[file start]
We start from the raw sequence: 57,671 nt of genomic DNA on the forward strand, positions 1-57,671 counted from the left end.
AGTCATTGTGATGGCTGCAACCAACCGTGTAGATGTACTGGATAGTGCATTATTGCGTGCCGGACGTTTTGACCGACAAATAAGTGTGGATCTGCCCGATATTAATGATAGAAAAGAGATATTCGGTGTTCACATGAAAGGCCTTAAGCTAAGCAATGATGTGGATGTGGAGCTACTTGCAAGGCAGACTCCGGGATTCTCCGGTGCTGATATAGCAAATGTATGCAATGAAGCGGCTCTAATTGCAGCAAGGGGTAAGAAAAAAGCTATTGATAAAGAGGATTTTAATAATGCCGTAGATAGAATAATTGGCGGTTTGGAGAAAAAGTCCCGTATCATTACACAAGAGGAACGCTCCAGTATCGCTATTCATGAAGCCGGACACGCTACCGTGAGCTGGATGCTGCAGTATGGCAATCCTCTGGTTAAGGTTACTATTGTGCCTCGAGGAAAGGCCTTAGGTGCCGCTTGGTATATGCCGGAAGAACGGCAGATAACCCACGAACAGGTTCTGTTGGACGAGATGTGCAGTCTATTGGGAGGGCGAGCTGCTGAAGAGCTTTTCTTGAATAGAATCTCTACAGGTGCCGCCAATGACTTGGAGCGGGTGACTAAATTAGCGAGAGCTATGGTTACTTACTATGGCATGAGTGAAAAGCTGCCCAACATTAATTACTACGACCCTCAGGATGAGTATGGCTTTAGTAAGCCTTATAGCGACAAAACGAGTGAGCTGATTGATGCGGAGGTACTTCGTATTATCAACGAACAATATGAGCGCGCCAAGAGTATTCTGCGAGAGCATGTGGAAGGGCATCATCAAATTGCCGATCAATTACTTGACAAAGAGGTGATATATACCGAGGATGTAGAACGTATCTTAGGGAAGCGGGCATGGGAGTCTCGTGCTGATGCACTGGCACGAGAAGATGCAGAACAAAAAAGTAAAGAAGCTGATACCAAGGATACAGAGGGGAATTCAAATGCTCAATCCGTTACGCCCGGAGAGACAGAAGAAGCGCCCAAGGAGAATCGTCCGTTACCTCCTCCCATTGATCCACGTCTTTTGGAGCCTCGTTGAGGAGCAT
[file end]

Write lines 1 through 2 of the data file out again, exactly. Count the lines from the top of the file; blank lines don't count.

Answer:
We start from the raw sequence: 57,671 nt of genomic DNA on the forward strand, positions 1-57,671 counted from the left end.
AGTCATTGTGATGGCTGCAACCAACCGTGTAGATGTACTGGATAGTGCATTATTGCGTGCCGGACGTTTTGACCGACAAATAAGTGTGGATCTGCCCGATATTAATGATAGAAAAGAGATATTCGGTGTTCACATGAAAGGCCTTAAGCTAAGCAATGATGTGGATGTGGAGCTACTTGCAAGGCAGACTCCGGGATTCTCCGGTGCTGATATAGCAAATGTATGCAATGAAGCGGCTCTAATTGCAGCAAGGGGTAAGAAAAAAGCTATTGATAAAGAGGATTTTAATAATGCCGTAGATAGAATAATTGGCGGTTTGGAGAAAAAGTCCCGTATCATTACACAAGAGGAACGCTCCAGTATCGCTATTCATGAAGCCGGACACGCTACCGTGAGCTGGATGCTGCAGTATGGCAATCCTCTGGTTAAGGTTACTATTGTGCCTCGAGGAAAGGCCTTAGGTGCCGCTTGGTATATGCCGGAAGAACGGCAGATAACCCACGAACAGGTTCTGTTGGACGAGATGTGCAGTCTATTGGGAGGGCGAGCTGCTGAAGAGCTTTTCTTGAATAGAATCTCTACAGGTGCCGCCAATGACTTGGAGCGGGTGACTAAATTAGCGAGAGCTATGGTTACTTACTATGGCATGAGTGAAAAGCTGCCCAACATTAATTACTACGACCCTCAGGATGAGTATGGCTTTAGTAAGCCTTATAGCGACAAAACGAGTGAGCTGATTGATGCGGAGGTACTTCGTATTATCAACGAACAATATGAGCGCGCCAAGAGTATTCTGCGAGAGCATGTGGAAGGGCATCATCAAATTGCCGATCAATTACTTGACAAAGAGGTGATATATACCGAGGATGTAGAACGTATCTTAGGGAAGCGGGCATGGGAGTCTCGTGCTGATGCACTGGCACGAGAAGATGCAGAACAAAAAAGTAAAGAAGCTGATACCAAGGATACAGAGGGGAATTCAAATGCTCAATCCGTTACGCCCGGAGAGACAGAAGAAGCGCCCAAGGAGAATCGTCCGTTACCTCCTCCCATTGATCCACGTCTTTTGGAGCCTCGTTGAGGAGCAT